Due to the band’s distinctive approach—and with four members who sing and harmonize—the songs usually begin with vocals. As Bouwmeester puts it, “In other bands you build songs from the bottom up, where all the instruments fall into place and the vocal line is on top of that. But with us, it’s top down. The melodies and the vocals are all set, and then the instrumentation just trickles down, and you fill holes or fill spaces as needed.”
As a result, while the starting point is folk, once lap steel, cello, banjo and other textures are added, the songs end up in a haunted, unclassifiable place, in territory traversed by peers from Sun Kil Moon to Fleet Foxes to Bon Iver. “We’re really into sounds,” notes Banjevic, “and I think that, even using cellos or violins or singing bowls, it serves little tiny roles that complement what’s going on perfectly.”
While the band evokes a timeless sound, its sense of storytelling is equally timeless. By design, When You Left The Fire traces a dramatic arc, beginning with the prelude of “Orono Park,” through a song cycle to the album’s midpoint instrumental, “Winterlude,” then picking up with the upbeat “Summer Fires” to kick off the second half. It’s a double-sided vinyl experience for listeners, even if they’re only spinning .MP3s.
“We want to engage the listener for the entire time the record runs—all the way through,” Banjevic says. “That’s how I like to listen to records.”
“We ended up cutting songs that were catchy and awesome,” Bouwmeester explains, “because we were just like, ‘It’s a little too much for this album, so we’ll save it and do something with it later,’ But we were definitely thinking, ‘We’ve got to form a cohesive whole.’”
The album ends on the evocative instrumental “Reveries En Couleurs,” which brings When You Left The Fire to a meandering close, complete with the sounds of a crackling fire.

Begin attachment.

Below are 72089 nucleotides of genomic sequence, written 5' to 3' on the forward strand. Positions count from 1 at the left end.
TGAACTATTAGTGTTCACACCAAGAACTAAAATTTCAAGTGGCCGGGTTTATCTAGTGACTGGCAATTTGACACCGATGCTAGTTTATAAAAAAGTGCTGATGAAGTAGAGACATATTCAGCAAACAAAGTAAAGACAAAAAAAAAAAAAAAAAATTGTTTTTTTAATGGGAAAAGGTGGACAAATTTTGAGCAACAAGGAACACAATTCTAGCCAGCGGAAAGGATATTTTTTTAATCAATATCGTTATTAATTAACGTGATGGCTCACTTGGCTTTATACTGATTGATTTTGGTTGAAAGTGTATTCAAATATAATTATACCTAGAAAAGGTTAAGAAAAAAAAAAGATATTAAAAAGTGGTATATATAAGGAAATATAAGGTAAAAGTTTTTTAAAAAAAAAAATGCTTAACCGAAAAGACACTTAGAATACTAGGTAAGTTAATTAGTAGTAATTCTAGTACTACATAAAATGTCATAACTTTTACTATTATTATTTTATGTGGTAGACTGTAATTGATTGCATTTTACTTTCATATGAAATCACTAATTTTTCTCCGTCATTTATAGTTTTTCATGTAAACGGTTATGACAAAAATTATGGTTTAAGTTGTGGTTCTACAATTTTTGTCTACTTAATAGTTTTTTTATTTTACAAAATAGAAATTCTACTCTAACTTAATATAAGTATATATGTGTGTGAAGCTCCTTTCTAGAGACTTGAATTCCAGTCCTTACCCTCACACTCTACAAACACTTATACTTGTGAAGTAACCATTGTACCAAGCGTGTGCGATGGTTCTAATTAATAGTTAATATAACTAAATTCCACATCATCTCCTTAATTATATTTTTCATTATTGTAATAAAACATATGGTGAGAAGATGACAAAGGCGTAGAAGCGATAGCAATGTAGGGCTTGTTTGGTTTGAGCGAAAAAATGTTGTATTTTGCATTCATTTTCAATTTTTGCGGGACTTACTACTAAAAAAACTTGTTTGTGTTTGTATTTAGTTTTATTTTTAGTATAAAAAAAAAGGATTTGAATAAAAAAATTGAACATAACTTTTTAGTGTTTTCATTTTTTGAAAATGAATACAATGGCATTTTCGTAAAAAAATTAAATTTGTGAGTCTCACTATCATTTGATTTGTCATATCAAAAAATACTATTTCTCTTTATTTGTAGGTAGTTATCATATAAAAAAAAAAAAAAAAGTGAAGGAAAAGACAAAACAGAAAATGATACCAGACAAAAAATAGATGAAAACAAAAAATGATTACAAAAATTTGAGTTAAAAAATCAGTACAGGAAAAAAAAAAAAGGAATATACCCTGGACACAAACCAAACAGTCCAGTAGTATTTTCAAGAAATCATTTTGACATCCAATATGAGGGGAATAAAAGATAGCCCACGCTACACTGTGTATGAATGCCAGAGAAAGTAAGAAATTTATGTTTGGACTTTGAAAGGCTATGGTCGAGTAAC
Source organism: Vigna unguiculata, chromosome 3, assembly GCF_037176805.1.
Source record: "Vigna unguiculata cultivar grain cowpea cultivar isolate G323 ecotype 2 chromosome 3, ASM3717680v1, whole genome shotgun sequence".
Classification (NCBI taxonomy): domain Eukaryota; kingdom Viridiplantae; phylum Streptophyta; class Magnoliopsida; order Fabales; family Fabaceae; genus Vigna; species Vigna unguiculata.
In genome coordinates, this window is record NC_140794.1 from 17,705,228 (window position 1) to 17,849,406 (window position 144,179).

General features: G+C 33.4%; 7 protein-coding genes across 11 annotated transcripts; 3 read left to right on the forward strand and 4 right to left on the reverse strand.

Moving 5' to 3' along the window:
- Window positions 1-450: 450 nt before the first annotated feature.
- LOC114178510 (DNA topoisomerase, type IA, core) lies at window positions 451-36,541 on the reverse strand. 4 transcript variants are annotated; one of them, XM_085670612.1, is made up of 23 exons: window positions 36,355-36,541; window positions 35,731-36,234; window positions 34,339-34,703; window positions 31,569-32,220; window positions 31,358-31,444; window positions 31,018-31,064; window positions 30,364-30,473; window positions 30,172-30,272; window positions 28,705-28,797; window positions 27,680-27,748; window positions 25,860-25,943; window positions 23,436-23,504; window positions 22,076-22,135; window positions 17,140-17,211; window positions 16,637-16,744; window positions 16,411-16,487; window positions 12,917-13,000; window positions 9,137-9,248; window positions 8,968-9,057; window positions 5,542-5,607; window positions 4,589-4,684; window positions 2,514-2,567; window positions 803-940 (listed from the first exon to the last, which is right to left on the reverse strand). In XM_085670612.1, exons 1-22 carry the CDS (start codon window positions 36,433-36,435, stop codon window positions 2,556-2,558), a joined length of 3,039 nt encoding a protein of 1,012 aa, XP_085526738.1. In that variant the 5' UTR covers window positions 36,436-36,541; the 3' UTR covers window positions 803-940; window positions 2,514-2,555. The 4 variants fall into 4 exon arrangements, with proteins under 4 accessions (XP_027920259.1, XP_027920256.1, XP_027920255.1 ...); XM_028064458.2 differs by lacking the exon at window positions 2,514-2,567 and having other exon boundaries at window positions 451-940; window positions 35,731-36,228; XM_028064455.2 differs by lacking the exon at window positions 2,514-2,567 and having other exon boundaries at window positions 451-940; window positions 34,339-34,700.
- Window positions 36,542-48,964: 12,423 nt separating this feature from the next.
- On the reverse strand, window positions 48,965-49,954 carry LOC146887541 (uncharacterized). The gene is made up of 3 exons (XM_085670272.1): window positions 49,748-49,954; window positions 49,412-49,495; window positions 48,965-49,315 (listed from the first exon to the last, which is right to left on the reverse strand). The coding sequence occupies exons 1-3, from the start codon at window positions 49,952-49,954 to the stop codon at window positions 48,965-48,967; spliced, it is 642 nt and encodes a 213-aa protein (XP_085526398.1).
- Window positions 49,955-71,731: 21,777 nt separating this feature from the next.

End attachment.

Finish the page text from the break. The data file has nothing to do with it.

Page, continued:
As an artistic work, When You Left The Fireis a two-headed beast, conjuring flames in both the soothing, warming sense of hearth and home and as an out-of-control element of destruction. Recorded in the dead of a Toronto winter in a church and the basement of the band’s house, it both chronicles isolation and serves as an antidote to it. As Bouwmeester notes, it’s a record meant to be heard in a cozy, confined space, preferably with a roaring fire nearby.
But while the sounds may be soothing and the harmonies crystalline, the emotions can singe and even scar if you get too close. Take “November,” written by Whitwham as he rode the Trans-Siberian Railway across the Central Asian Desert. “And the phantom always waits for the midnight / Holds the dreamer in his hands, shadows eat light…”
Though this may be essentially folk-rock music, no one here is smiling on their brother or getting together to love one another right now. It’s too cold and there’s too much distance involved.
“This record is a time capsule,” Whitwham notes. “You know, captured moments. The songs are fun to play because they bring you back to a specific time and place. I think true art captures emotions, or relays emotions. And if we can do that, if we’re doing that, I’m satisfied.”